The teacher writes a complex problem on the whiteboard and then asks her students, a group of seventh-graders, to take positions at the front of the class and try their hand at the problem. As her pupils walk to the whiteboard, she smiles, knowing exactly what is about to happen. Moments later, each of her students has surmised a solution—and each solution is slightly different. “One of you is correct,” the teacher says. “Let’s figure out who it is.” Marina Popel’s school branch may be in Plano, but her teaching style is not American. This approach, called “access learning,” is a cornerstone of so-called Russian math, a style that more and more American parents are turning to in order to enhance their kids’ math skills.
Though American students have shown improvement on the Trends in International Mathematics and Science Study, which is given to fourth- and eighth-graders every four years, their scores still lag behind several other developed countries. And results of the math portion of the Program for International Student Assessment, a test given to 15-year-olds, are less encouraging, with Americans lingering in the middle of the pack.
A Different Approach
“Russian math” is really shorthand for a set of tactics employed by programs like the Russian School of Mathematics (RSM) in Plano, where Popel is the principal. While there is no one standard Russian math model, there are some features—like access learning— that make Russian math classrooms quite different from what American kids are accustomed to.
“It’s a completely different approach,” Popel says. “Russian math is about teaching students to work independently.”
Math education begins in pre-kindergarten and continues through 12th grade. There are no year-to-year benchmarks; students are on a continuous schedule that relies less on exams and more on classroom collaboration. At RSM, classes occur after school, and kids can launch their studies at any age pre-kindergarten or older. The Russian program has different levels in each grade, and the student can move from one level to another upon their achievement.
Russian math teachers employ online and in-class homework, though online is preferred. Online assignments allow students to give multiple attempts at a single problem. Teachers are able to identify weak spots, and students receive more questions like the ones they missed.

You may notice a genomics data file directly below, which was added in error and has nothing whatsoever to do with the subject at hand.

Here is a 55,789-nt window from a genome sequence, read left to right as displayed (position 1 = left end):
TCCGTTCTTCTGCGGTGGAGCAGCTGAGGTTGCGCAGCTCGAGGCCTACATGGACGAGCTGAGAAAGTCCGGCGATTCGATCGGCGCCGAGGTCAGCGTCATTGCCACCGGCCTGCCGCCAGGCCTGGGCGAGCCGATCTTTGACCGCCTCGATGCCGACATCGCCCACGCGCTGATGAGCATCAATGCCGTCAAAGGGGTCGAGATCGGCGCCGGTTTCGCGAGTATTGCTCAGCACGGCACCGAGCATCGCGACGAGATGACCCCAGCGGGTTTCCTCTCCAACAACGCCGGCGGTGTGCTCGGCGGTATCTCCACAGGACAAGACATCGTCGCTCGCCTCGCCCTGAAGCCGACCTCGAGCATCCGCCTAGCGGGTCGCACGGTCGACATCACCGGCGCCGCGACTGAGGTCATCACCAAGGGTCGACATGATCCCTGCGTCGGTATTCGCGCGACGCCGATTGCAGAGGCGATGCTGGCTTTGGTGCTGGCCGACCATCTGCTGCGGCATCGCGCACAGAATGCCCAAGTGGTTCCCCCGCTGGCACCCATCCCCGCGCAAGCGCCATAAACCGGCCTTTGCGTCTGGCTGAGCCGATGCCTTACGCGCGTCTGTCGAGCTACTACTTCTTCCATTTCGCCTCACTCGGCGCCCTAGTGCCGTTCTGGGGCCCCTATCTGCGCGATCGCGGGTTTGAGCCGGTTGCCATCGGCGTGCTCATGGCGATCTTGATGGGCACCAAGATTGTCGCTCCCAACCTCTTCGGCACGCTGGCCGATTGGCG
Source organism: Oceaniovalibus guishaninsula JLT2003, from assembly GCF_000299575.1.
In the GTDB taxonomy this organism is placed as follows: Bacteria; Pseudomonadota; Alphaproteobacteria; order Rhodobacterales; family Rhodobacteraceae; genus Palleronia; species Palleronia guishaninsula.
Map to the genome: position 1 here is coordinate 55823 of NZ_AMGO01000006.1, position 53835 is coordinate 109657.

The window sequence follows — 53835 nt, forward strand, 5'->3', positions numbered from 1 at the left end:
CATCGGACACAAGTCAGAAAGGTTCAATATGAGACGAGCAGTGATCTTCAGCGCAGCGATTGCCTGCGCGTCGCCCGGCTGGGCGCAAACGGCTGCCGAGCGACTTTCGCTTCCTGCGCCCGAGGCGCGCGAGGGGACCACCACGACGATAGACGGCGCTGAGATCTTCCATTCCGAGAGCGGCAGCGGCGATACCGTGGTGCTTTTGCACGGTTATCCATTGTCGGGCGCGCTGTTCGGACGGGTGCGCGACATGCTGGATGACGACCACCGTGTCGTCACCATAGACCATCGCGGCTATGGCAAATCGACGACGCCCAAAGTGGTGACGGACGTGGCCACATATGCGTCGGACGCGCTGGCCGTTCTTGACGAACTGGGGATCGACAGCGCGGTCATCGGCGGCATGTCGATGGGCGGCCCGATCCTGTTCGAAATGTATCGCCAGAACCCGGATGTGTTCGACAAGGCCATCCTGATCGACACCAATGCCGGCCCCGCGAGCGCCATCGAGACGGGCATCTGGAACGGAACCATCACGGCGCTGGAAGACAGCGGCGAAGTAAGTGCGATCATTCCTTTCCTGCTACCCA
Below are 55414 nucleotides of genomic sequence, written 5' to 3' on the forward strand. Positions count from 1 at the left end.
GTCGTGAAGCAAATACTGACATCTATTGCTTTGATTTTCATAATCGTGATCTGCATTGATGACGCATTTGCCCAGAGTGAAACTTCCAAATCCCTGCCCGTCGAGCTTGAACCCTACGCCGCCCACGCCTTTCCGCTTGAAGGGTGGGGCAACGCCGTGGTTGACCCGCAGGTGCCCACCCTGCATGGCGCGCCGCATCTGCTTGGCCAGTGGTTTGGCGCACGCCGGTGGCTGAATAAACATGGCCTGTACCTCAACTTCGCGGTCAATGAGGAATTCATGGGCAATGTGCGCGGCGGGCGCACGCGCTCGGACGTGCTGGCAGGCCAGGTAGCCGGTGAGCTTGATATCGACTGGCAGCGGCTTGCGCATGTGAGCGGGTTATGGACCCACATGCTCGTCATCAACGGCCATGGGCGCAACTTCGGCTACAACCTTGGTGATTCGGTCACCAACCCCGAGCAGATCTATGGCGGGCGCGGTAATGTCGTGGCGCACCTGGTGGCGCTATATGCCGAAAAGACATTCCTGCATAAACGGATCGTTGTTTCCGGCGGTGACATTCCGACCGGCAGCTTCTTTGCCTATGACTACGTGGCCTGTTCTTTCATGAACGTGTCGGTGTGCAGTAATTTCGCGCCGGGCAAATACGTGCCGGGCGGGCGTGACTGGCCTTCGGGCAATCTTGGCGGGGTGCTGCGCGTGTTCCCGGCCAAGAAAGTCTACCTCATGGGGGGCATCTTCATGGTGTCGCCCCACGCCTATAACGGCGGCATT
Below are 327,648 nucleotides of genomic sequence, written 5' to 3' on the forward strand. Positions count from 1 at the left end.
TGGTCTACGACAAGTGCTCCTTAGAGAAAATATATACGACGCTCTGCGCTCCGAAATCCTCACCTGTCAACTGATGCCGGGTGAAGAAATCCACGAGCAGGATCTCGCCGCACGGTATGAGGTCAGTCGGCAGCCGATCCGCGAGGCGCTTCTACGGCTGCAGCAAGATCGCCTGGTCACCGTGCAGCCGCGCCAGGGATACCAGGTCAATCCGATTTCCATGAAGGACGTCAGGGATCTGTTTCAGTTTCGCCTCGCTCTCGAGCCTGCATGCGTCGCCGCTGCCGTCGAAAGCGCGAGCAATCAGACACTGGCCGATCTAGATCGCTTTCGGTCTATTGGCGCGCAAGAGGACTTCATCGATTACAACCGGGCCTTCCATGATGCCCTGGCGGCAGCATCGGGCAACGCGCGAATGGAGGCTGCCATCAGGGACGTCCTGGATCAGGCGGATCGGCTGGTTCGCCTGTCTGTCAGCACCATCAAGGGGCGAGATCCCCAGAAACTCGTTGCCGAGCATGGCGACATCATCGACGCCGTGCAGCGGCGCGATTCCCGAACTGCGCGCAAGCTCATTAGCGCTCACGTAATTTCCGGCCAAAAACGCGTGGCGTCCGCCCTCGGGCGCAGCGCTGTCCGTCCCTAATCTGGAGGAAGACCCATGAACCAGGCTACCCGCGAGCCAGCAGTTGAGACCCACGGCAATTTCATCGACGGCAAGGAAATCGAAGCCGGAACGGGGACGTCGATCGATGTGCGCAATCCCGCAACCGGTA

In short: Russian math is not just about how to do math; it’s about why these operations are performed this way.
“We push students to think, starting with small ideas and getting bigger,” Popel says.
That means introducing variables (like X and Y) and other bits of algebra earlier than in the typical math classroom too. Anastasia Morgan, a Grapevine mom, says her daughter uses variables in her classes at RSM. She’s in second grade; the Texas Essential Knowledge and Skills (TEKS) doesn’t call for using variables until fourth grade.
The goal is to nurture students’ reasoning skills early on so they can easily adapt to new concepts. Russian math practitioners believe that it is understanding—not memorization— that leads to student success. The access learning technique, for example, fosters a dialogue between teacher and student that Popel believes leads to a higher level of understanding for everyone in the classroom.
Problems & Solutions
But Russian math also poses some challenges. The work is demanding, and it requires a substantial financial and time investment for both students and parents.
That goes for school districts as well. In 2011, Dallas Independent School District partnered with Houston-based nonprofit Reasoning Mind (RM) to implement their Russian math software as a supplemental education tool. The software hasn’t exactly produced the results the district paid for—in the 2016–17 school year, RM students generally scored higher on the STAAR math test than non-RM students, but the difference was not practically significant. The problem, according to the district, is a lack of consistent implementation. In other words, if kids aren’t regularly using the Russian methods, their scores won’t go up.
Still, teachers in Dallas ISD who use the software say their kids seem to enjoy math more, and the district believes tangible results will follow once the program is implemented properly.
RSM parents do report practical results. After just one year of Russian math, Morgan’s daughter improved an entire grade level.
“She’s now doing math at the fifth grade level—as a second-grader,” Morgan reports. Popel believes in the program because she sees the results first-hand.
“There is nothing better than seeing a child solve a problem he or she thought was too hard,” she says. “We all work together until we get to that moment.”